It couldn’t be more appropriate that the University of North Texas football team goes by the name Mean Green.
In 2011, the University of North Texas’ 31,000-seat Apogee Stadium became the first college football stadium in the U.S. to earn LEED Platinum certification for new construction. LEED (Leadership in Energy and Environmental Design), overseen by the United States Green Building Council, is the country’s top program recognizing the design, construction and operation of high-performance “green” buildings. Platinum is LEED’s highest certification level.
“This is a great accomplishment for UNT and strongly underscores our commitment to sustainability,” says V. Lane Rawlins, the university’s president emeritus. “UNT is a leader in environmental research and sustainability, and the fact that we have the first LEED Platinum football stadium is an example of our commitment and our plans for the future.”
Apogee Stadium at the University of North Texas
What makes the home of the Mean Green football team so green? Here are just four of the eco-friendly highlights:
- More than half of the stadium site is preserved or restored with landscaping that’s native to North Texas.
- The stadium design relies on energy-efficient heating, ventilation, air-conditioning and lighting equipment, reducing energy consumption by 25 percent.
- Low-flow plumbing fixtures — such as sinks, toilets and showers – reduce water consumption by more than 50 percent.
- Three-fourths of construction waste was recycled by the contractor and kept from being dumped in a landfill.
Greg Whittemore, a LEED project manager with architecture firm HKS’ Sports & Entertainment Group, which designed the $78 million Apogee Stadium, says: “A football stadium is not the typical LEED Platinum candidate. It took creative thinking on the parts of the design and construction teams in conjunction with the UNT System and North Texas Athletics. Today, the Apogee Stadium’s LEED Platinum status is a testament to the team’s dedication to sustainability.”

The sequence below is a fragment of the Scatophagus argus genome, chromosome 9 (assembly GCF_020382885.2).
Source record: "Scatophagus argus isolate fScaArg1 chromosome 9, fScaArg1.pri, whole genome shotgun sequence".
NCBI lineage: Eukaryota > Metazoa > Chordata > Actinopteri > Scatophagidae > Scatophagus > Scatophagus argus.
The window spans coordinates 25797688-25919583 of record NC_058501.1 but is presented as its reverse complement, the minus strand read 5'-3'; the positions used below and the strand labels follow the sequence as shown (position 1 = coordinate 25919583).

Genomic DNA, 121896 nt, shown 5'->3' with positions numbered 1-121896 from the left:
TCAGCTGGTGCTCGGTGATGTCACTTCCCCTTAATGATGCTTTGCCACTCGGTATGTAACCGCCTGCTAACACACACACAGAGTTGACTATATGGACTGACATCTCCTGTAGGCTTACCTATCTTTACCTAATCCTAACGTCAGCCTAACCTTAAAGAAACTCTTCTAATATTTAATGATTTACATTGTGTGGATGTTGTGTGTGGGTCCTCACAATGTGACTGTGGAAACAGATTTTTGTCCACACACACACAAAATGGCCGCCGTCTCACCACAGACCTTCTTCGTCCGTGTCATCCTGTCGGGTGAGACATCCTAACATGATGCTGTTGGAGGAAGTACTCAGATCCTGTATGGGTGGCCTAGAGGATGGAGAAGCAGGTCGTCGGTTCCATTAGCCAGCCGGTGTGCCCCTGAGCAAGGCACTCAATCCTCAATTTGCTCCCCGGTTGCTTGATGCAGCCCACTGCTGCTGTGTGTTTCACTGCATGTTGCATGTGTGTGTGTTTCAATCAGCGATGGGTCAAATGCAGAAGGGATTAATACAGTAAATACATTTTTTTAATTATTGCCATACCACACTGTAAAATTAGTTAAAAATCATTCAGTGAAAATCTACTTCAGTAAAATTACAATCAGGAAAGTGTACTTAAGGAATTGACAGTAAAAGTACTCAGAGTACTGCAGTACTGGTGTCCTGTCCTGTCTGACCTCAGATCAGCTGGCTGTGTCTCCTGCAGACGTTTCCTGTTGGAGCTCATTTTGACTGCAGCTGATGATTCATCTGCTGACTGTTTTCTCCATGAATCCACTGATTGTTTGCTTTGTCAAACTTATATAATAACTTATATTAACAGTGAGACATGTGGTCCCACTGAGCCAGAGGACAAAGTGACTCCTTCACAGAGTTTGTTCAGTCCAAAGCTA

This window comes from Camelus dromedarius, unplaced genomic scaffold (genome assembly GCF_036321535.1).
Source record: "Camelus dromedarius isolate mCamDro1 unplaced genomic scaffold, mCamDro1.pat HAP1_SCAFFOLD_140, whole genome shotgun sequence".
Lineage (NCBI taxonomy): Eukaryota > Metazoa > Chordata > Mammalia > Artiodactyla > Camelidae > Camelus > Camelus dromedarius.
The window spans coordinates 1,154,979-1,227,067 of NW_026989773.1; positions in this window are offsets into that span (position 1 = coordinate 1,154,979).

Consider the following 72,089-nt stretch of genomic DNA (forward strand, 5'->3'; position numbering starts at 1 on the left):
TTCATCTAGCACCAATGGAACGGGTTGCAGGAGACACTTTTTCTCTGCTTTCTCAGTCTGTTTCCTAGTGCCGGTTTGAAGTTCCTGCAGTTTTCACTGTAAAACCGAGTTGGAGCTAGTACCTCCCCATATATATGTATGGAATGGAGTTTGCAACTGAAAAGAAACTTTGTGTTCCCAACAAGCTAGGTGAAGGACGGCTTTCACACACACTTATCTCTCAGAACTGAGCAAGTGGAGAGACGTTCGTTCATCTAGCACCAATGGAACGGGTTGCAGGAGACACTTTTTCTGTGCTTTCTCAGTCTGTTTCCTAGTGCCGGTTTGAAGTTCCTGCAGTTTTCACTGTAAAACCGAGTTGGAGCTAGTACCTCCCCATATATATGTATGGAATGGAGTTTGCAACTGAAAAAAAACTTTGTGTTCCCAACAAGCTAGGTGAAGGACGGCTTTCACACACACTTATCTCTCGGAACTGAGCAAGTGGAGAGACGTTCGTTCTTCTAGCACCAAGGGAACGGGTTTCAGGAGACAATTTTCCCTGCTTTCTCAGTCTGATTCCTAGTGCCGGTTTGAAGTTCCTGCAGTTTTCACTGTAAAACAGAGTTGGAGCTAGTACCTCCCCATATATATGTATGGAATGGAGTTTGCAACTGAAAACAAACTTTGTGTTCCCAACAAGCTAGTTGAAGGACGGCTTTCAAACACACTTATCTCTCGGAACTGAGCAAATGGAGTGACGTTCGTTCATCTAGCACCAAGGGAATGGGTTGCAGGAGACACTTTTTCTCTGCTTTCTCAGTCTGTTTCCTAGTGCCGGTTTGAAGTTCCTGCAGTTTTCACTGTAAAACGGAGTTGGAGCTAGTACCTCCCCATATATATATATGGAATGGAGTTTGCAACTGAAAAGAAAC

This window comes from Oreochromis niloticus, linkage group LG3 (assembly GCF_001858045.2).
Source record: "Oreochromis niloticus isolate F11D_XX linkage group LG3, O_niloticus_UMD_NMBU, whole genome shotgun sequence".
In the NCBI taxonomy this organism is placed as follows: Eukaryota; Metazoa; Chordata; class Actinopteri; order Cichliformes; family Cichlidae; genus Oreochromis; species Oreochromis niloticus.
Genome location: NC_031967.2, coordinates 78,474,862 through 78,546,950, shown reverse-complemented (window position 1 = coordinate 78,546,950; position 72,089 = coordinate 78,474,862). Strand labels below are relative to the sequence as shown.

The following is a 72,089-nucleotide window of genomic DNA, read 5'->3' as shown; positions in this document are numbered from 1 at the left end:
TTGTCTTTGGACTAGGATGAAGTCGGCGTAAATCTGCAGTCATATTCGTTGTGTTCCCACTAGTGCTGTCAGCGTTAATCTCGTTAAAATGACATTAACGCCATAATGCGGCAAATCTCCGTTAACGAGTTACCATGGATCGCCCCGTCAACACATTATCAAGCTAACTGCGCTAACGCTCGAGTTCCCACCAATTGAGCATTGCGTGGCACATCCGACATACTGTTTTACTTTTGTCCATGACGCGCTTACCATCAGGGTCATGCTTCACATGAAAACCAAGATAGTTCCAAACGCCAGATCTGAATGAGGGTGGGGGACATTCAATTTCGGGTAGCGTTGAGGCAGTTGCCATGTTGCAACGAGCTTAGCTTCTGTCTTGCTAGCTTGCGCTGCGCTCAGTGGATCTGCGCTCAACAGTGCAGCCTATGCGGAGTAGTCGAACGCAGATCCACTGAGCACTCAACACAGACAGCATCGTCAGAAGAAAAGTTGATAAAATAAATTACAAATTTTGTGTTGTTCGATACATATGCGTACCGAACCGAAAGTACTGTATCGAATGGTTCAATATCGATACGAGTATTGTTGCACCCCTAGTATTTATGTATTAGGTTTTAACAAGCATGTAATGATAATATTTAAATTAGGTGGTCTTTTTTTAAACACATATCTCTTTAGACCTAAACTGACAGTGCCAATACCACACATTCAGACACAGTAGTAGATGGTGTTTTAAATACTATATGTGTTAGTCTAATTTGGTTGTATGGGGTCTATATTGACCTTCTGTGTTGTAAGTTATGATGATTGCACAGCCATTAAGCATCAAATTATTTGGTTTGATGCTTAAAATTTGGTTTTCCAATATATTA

Here’s our ranking of the greenest college football stadiums in the U.S.
1. Apogee Stadium
University of North Texas
LEED certification: Platinum (new construction)
Year opened: 2011
Noteworthy: Of the materials used to build the stadium, 20 percent were made with recycled content and more than 47 percent were made locally.
What the United States Green Building Council says: “The stadium’s energy efficiency initiatives are one-of-a-kind — a pivotal component of the stadium’s design was three community-scale wind turbines that provide wind energy to the stadium.”
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2. California Memorial Stadium
University of California
LEED certification: Gold (renovation)
Year reopened: 2012
Noteworthy: The 72,000-seat stadium, built in 1923 as a memorial to the fallen heroes of World War I, underwent a $321 million renovation.
What the United States Green Building Council says: “California Memorial Stadium is a landmark example of adaptive reuse.” The stadium was updated and earthquake-retrofitted while maintaining its historic look.
3. TCF Bank Stadium
University of Minnesota
LEED certification: Silver (new construction)
Year opened: 2009
Noteworthy: TCF Bank Stadium was the first LEED-certified collegiate or professional football facility in the U.S.
What the United States Green Building Council says: “On the site for a former brownfield development, the new 50,805-seat stadium is an industry leader in sustainability. Features include a stormwater management system that allows rainwater to be captured, harvested, filtered and drained into the Mississippi River.”
4. Amon G. Carter Stadium
Texas Christian University
Fort Worth, TX
LEED certification: Silver (reconstruction)
Year reopened: 2012
Noteworthy: The 45,000-seat stadium underwent a $164 million makeover, including numerous energy-saving improvements related to lighting.
What the United States Green Building Council says: “The … stadium became the 10th building on the TCU campus to achieve LEED certification, highlighting the university’s leadership in green building and long-term commitment to sustainability.”
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